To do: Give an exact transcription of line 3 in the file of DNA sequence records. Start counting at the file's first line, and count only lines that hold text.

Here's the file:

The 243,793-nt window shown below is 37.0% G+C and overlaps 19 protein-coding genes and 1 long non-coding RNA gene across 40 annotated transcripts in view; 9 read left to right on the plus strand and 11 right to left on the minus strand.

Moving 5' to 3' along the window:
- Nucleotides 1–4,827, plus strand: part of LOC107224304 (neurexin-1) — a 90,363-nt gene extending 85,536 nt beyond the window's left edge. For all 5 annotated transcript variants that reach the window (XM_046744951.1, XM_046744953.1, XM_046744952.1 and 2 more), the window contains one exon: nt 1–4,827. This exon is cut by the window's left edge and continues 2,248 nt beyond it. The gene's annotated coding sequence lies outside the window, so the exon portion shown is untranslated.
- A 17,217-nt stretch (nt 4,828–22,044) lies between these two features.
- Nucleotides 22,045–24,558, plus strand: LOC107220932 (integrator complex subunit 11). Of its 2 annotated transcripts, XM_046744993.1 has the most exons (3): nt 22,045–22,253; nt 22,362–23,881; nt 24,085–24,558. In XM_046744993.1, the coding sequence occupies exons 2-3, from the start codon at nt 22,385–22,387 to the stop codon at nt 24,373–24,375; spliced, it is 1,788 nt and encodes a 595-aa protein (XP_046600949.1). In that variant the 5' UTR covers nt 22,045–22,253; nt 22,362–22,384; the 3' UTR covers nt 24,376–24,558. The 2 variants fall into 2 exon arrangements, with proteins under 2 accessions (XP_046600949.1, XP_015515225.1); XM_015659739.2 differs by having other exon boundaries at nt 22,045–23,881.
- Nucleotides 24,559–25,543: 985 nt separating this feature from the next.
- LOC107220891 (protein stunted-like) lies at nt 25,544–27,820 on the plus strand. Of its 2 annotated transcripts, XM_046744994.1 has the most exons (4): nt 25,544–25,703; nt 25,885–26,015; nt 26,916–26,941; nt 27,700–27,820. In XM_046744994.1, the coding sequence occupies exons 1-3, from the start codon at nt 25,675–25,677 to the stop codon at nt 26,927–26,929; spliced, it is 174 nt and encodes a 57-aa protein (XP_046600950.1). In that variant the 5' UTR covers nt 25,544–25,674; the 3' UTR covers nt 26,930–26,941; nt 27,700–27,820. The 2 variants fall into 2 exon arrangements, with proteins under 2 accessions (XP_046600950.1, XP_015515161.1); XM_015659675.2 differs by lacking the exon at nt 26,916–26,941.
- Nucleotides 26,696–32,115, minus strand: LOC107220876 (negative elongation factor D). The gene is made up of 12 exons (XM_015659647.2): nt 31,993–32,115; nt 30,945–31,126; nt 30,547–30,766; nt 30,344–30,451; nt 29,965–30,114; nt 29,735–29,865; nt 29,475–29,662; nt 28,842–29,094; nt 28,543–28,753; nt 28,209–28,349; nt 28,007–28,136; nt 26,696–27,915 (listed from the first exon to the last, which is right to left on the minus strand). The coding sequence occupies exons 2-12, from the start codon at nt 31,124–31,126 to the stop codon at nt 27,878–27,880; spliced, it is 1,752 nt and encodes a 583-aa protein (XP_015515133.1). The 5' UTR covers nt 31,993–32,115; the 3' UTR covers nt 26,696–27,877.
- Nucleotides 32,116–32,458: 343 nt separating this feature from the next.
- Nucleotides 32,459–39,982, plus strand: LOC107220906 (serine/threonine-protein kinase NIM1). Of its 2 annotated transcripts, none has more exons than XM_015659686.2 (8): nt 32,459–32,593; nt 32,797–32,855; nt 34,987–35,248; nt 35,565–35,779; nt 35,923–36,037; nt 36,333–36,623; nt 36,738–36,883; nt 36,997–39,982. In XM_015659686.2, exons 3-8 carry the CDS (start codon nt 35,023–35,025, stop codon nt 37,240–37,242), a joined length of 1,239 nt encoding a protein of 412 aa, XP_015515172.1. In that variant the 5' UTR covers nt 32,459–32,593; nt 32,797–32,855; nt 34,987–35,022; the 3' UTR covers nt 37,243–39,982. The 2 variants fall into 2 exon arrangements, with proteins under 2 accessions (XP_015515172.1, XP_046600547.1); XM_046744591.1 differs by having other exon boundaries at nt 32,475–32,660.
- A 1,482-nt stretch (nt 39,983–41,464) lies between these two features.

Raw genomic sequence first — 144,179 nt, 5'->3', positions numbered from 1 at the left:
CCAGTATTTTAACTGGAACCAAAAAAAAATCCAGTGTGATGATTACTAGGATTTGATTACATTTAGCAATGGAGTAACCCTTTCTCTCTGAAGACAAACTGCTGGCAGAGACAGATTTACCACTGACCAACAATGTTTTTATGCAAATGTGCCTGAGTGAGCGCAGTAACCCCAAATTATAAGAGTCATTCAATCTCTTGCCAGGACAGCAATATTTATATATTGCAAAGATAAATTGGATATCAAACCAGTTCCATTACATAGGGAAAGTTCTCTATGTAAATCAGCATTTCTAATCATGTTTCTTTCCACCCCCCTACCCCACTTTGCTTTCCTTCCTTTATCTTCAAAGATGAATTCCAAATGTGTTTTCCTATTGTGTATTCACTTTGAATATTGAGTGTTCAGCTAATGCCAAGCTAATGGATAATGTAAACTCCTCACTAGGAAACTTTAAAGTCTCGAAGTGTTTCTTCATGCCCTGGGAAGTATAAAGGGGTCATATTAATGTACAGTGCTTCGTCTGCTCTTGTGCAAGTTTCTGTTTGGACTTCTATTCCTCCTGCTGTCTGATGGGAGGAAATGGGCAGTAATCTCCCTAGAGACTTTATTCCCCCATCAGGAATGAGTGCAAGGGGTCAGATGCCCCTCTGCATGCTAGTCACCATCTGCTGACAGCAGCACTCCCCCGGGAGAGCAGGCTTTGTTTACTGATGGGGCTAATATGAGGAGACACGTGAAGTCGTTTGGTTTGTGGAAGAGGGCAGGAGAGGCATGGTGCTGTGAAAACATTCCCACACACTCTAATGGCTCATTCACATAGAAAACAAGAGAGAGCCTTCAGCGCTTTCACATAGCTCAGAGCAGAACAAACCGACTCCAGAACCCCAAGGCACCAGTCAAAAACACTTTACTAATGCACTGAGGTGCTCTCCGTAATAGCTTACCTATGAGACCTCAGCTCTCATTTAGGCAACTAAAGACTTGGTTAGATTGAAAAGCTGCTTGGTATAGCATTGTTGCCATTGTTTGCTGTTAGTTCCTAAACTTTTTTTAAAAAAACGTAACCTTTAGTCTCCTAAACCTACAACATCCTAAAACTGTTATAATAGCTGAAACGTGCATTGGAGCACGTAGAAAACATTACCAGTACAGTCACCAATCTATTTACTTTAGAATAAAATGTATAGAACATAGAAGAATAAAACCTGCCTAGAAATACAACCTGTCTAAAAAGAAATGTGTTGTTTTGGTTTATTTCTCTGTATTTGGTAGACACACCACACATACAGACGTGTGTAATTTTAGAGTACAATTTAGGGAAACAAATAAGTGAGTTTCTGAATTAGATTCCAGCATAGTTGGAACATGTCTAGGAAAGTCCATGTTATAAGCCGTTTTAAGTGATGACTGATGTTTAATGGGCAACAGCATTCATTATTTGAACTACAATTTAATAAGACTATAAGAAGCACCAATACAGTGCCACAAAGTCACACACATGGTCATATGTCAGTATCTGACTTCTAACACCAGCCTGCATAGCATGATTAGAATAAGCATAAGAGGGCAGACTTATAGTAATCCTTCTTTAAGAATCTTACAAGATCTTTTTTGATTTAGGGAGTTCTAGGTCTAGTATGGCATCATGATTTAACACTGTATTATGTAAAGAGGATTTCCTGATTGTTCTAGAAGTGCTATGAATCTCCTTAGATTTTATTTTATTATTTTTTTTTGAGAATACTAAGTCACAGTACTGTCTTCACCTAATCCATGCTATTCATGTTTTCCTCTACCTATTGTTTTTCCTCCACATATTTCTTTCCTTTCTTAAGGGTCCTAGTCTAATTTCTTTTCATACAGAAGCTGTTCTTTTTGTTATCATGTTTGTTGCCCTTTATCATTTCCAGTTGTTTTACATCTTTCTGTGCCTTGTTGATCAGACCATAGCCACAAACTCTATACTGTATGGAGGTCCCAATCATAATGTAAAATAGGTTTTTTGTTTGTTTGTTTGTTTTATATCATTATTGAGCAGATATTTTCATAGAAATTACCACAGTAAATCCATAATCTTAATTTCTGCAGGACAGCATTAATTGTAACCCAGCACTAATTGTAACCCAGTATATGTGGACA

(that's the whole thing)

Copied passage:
- Nucleotides 1–4,827, plus strand: part of LOC107224304 (neurexin-1) — a 90,363-nt gene extending 85,536 nt beyond the window's left edge. For all 5 annotated transcript variants that reach the window (XM_046744951.1, XM_046744953.1, XM_046744952.1 and 2 more), the window contains one exon: nt 1–4,827. This exon is cut by the window's left edge and continues 2,248 nt beyond it. The gene's annotated coding sequence lies outside the window, so the exon portion shown is untranslated.